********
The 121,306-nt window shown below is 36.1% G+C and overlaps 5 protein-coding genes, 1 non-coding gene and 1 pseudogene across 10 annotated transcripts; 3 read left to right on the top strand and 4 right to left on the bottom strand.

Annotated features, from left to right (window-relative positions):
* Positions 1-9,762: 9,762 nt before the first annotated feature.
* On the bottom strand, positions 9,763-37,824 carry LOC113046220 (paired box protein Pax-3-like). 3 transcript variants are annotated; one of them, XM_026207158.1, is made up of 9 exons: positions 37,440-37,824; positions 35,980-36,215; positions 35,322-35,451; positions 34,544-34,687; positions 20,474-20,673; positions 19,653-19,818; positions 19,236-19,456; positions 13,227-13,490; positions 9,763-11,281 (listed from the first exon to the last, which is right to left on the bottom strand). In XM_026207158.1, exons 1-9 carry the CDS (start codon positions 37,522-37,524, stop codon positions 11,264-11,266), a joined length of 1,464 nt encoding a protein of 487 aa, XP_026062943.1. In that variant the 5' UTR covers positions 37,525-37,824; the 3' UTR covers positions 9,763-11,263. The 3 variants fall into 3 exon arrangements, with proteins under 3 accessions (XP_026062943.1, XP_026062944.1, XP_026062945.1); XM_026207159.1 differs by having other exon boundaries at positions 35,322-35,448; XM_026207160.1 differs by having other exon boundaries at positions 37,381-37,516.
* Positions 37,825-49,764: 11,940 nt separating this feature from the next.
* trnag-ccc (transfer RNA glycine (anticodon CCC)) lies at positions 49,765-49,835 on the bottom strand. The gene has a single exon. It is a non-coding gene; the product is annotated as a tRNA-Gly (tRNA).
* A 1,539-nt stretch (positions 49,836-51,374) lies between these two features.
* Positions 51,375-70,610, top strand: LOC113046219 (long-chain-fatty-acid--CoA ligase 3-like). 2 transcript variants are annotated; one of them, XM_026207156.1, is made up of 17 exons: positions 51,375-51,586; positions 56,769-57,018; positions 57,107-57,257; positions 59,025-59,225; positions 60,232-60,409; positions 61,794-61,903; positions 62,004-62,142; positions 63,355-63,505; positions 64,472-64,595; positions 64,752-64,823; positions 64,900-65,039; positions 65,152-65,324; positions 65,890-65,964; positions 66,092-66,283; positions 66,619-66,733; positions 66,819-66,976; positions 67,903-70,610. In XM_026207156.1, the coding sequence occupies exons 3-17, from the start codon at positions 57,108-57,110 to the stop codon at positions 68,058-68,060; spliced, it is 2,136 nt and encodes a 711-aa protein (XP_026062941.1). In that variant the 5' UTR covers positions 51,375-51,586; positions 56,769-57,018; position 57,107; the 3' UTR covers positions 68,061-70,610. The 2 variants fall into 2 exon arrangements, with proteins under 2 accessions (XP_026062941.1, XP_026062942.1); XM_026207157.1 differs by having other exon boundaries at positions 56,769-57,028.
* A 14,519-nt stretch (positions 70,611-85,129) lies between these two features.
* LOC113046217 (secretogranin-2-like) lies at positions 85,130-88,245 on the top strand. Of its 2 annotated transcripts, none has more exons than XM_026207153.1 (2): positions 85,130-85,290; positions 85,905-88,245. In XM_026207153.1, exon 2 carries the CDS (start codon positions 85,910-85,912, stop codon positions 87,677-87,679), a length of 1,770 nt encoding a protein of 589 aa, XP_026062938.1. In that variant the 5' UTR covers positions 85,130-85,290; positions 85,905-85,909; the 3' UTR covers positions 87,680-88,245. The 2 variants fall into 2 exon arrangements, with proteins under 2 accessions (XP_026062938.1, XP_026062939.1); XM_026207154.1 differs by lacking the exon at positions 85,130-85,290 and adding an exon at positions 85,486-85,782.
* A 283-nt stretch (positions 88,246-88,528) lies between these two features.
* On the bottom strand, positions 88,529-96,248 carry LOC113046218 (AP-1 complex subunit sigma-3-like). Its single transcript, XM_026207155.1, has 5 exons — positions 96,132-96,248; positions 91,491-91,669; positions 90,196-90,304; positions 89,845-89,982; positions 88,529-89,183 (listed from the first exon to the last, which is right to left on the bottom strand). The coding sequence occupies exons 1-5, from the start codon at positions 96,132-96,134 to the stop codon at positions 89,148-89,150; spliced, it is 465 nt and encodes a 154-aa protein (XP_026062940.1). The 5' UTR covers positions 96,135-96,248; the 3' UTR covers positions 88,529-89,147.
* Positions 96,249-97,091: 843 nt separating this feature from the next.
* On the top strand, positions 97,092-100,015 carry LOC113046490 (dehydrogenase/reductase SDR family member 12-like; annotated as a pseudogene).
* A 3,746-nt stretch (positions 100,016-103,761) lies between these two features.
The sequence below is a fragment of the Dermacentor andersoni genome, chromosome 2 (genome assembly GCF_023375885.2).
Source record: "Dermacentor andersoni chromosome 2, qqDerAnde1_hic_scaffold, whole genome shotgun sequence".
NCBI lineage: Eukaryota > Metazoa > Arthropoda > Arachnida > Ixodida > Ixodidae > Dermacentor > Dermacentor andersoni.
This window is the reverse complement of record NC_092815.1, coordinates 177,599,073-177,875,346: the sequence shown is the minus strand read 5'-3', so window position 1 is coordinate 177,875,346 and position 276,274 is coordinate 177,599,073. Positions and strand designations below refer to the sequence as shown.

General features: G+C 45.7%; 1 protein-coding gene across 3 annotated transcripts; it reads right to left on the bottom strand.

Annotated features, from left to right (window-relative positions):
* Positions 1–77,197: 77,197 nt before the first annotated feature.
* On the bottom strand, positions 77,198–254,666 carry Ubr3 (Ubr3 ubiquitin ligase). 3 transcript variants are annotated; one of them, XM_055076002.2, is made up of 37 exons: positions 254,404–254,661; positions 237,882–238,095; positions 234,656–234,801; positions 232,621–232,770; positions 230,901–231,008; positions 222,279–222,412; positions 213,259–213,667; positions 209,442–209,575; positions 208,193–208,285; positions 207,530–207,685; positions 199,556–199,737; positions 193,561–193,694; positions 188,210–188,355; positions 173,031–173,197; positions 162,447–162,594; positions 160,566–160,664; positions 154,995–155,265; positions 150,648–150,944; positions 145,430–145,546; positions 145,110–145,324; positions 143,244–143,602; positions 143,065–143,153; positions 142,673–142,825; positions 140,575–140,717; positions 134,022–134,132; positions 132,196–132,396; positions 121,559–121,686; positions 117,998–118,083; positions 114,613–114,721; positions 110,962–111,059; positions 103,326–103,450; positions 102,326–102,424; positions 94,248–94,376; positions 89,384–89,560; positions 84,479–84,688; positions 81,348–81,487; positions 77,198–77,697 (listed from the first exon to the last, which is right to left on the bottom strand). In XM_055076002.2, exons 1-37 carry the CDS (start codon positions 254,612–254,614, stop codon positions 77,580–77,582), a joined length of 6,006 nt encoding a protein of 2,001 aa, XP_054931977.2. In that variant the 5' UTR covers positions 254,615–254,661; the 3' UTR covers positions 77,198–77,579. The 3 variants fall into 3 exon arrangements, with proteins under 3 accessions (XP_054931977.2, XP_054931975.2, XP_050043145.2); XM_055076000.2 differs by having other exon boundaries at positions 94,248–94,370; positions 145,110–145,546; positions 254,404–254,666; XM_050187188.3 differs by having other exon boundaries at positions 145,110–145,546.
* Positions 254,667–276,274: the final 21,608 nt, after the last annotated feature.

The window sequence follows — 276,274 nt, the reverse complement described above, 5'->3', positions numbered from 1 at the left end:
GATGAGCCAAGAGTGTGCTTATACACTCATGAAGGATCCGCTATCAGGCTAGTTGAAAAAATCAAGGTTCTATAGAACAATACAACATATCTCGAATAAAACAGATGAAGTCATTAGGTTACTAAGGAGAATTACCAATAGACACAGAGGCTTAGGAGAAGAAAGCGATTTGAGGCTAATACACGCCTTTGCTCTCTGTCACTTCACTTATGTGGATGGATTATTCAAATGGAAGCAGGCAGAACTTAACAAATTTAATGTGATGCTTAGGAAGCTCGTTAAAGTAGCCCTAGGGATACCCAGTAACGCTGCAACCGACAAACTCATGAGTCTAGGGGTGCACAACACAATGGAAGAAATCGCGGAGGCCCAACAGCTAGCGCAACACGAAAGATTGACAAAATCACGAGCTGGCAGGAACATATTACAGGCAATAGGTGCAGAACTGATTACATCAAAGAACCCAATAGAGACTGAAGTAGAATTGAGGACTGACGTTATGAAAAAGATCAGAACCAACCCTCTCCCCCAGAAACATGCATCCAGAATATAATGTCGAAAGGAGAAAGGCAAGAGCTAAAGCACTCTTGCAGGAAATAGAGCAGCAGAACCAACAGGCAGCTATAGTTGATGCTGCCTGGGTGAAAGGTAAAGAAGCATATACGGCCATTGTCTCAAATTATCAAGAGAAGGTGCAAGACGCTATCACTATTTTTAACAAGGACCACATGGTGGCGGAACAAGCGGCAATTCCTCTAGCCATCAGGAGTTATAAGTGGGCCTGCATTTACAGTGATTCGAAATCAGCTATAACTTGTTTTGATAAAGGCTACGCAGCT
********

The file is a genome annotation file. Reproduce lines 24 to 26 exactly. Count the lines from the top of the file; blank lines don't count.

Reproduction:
* Positions 254,667–276,274: the final 21,608 nt, after the last annotated feature.

The window sequence follows — 276,274 nt, the reverse complement described above, 5'->3', positions numbered from 1 at the left end:
GATGAGCCAAGAGTGTGCTTATACACTCATGAAGGATCCGCTATCAGGCTAGTTGAAAAAATCAAGGTTCTATAGAACAATACAACATATCTCGAATAAAACAGATGAAGTCATTAGGTTACTAAGGAGAATTACCAATAGACACAGAGGCTTAGGAGAAGAAAGCGATTTGAGGCTAATACACGCCTTTGCTCTCTGTCACTTCACTTATGTGGATGGATTATTCAAATGGAAGCAGGCAGAACTTAACAAATTTAATGTGATGCTTAGGAAGCTCGTTAAAGTAGCCCTAGGGATACCCAGTAACGCTGCAACCGACAAACTCATGAGTCTAGGGGTGCACAACACAATGGAAGAAATCGCGGAGGCCCAACAGCTAGCGCAACACGAAAGATTGACAAAATCACGAGCTGGCAGGAACATATTACAGGCAATAGGTGCAGAACTGATTACATCAAAGAACCCAATAGAGACTGAAGTAGAATTGAGGACTGACGTTATGAAAAAGATCAGAACCAACCCTCTCCCCCAGAAACATGCATCCAGAATATAATGTCGAAAGGAGAAAGGCAAGAGCTAAAGCACTCTTGCAGGAAATAGAGCAGCAGAACCAACAGGCAGCTATAGTTGATGCTGCCTGGGTGAAAGGTAAAGAAGCATATACGGCCATTGTCTCAAATTATCAAGAGAAGGTGCAAGACGCTATCACTATTTTTAACAAGGACCACATGGTGGCGGAACAAGCGGCAATTCCTCTAGCCATCAGGAGTTATAAGTGGGCCTGCATTTACAGTGATTCGAAATCAGCTATAACTTGTTTTGATAAAGGCTACGCAGCT